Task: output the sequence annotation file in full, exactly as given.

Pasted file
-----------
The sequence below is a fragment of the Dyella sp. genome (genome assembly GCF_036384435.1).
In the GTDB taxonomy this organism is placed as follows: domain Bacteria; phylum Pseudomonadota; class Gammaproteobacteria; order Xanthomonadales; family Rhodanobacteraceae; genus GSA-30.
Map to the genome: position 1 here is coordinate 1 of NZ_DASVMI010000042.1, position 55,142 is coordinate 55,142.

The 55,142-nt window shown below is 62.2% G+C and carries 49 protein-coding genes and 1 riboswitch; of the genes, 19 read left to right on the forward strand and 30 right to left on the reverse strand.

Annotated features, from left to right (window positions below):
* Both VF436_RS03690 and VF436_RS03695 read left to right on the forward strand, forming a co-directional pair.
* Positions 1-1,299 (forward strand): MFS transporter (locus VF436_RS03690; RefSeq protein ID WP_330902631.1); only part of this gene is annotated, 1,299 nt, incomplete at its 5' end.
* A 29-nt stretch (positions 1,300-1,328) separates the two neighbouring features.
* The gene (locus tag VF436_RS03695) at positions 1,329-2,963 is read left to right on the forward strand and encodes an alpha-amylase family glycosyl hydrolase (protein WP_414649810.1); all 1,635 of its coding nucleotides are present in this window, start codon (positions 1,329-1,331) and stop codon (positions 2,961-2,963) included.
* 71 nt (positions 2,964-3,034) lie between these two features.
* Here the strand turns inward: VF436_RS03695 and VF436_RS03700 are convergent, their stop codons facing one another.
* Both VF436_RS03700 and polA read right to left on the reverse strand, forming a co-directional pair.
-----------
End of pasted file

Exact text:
The sequence below is a fragment of the Dyella sp. genome (genome assembly GCF_036384435.1).
In the GTDB taxonomy this organism is placed as follows: domain Bacteria; phylum Pseudomonadota; class Gammaproteobacteria; order Xanthomonadales; family Rhodanobacteraceae; genus GSA-30.
Map to the genome: position 1 here is coordinate 1 of NZ_DASVMI010000042.1, position 55,142 is coordinate 55,142.

The 55,142-nt window shown below is 62.2% G+C and carries 49 protein-coding genes and 1 riboswitch; of the genes, 19 read left to right on the forward strand and 30 right to left on the reverse strand.

Annotated features, from left to right (window positions below):
* Both VF436_RS03690 and VF436_RS03695 read left to right on the forward strand, forming a co-directional pair.
* Positions 1-1,299 (forward strand): MFS transporter (locus VF436_RS03690; RefSeq protein ID WP_330902631.1); only part of this gene is annotated, 1,299 nt, incomplete at its 5' end.
* A 29-nt stretch (positions 1,300-1,328) separates the two neighbouring features.
* The gene (locus tag VF436_RS03695) at positions 1,329-2,963 is read left to right on the forward strand and encodes an alpha-amylase family glycosyl hydrolase (protein WP_414649810.1); all 1,635 of its coding nucleotides are present in this window, start codon (positions 1,329-1,331) and stop codon (positions 2,961-2,963) included.
* 71 nt (positions 2,964-3,034) lie between these two features.
* Here the strand turns inward: VF436_RS03695 and VF436_RS03700 are convergent, their stop codons facing one another.
* Both VF436_RS03700 and polA read right to left on the reverse strand, forming a co-directional pair.